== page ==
My oldest son, Jonathan, is obsessed with geography and maps. We keep maps on our walls. He draws maps. He builds puzzles of maps and cityscapes. He has a natural love for how the world is structured geographically and politically. He loves learning about other countries and cultures.
I’ve nurtured that interest over the years partially by starting a formal study of history in 1st grade. My goal is to take him (and the other boys) through a full overview of history three times before he graduates from high school. Each cycle we’ll be able to go more in depth on various events, countries, and ages that interest him.
Why Teach History in Early Elementary
Why start history in elementary school? Why so early? I start history in early elementary because I want my kids to have a global perspective in life. I want them to understand the broader context of what goes into current events. Many things have happened in the past that make today’s events what they are. Nations rise. Nations fall. Ethnic and religious groups are at odds with each other over centuries old issues and differences.
But a 1st grader can’t understand history, can they? No, a 1st grader is not going to understand or retain everything that is introduced to them in history. Our first cycle of world history was simply an introduction, an overview of the ages. By the time we finished our fourth year in our first history cycle, Jonathan was making connections to what he remembered from previous years. He remembered and understood more than I thought he would, but the point was the introduction not full mastery in the first four years. We’re about to begin our second cycle through history and I fully expect him to make more connections and retain more information this time. As a 5th grader, he will be able to read more independently and dig deeper into events and peoples that interest him. Jacob as a 1st grader will join us for his broad overview first cycle of history this year.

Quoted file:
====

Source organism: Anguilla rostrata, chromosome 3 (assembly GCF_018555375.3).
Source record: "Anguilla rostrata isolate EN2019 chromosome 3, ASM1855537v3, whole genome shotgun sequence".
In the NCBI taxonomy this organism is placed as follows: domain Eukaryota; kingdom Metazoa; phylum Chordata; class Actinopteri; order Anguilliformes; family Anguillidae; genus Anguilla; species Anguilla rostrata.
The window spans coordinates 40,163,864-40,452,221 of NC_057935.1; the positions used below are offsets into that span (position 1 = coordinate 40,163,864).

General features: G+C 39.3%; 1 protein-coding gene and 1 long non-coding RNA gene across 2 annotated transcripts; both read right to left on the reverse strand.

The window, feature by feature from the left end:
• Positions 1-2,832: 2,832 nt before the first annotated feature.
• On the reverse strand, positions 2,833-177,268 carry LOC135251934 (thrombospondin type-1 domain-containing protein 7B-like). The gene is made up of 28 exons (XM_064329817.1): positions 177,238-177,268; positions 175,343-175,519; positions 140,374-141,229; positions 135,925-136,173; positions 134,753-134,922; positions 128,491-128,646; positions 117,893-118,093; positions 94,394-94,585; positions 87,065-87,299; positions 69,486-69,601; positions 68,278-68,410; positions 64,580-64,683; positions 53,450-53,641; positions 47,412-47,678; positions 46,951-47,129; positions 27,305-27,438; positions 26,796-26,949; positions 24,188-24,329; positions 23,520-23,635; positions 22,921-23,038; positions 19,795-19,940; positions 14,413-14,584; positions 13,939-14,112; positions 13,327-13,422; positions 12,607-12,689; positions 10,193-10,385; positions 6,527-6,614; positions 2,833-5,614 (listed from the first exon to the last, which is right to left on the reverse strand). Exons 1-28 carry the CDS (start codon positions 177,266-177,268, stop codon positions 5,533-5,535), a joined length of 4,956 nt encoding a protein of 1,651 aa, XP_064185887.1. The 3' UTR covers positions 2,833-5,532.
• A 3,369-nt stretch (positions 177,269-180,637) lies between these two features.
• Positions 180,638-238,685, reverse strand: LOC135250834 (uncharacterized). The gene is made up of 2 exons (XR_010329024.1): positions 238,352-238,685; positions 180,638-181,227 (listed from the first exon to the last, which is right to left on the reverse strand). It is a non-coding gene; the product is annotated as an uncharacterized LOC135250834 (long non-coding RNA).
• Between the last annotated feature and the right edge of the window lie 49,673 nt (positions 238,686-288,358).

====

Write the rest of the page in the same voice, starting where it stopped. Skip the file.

How to Find Quality Books for History
We’ve been using The Mystery of History as our primary history spine and I plan to supplement with readings from Story of the World for Jonathan’s second cycle. I love The Mystery of History for it’s Christian approach and seeing God’s hand throughout time and history. I’m always looking for good books to go with our history studies, for read-alouds, and as readers. The Mystery of History has a list of recommended additional readings for each lesson. I also go to Honey For A Child’s Heart and Read for the Heart for recommendations of a quality literature. I received a copy of a recently published book, Give Your Child the World from BookLook Bloggers, and it will now be with these books as a regularly consulted resource for good books.
In Give Your Child the World, Jaime has listed over 600 books by region, country, and age range (4-12). Many in the younger age span are picture books, while those in the older age range are appropriate for those kids to read on their own. She give a short description of each book making it easy to find quality books to go with our history studies or for my kids to read about an area of interest.
“Parents naturally get concerned when we look at the state of the globe today. And it’s true – your children and mine will one day inherit a world filled with unique issues and problems. But this is no accident. They have been chosen to lead their generation through its difficulties. Destined for this moment in history. With love, faith, and compassion firmly rooted in the spirits thanks to the power of story, they’ll be able to see the people beyond the headlines. Nothing will be too much for them. Our job is to fill their lives with that love, faith, and compassion today – so they can rest their feet on a story-solid found in their tomorrows.” Pg. 24
We can’t always jump on a plane to travel the world at the drop of a hat. Logistics and cost prevent that for most of us. But, I can take my kids on a journey daily and help them understand the world. I can raise globally minded kids with books. Armed with knowledge of God’s redemption story and the story He’s been weaving in the world, I can release my kids from my home as intelligent world changers. They can be the leaders and peacemakers of their generation.
That’s why I start teaching world history in 1st grade. That’s why and how I give my kids a global perspective.
Here are some of the books and other resources that we love for teaching history, geography, and culture:
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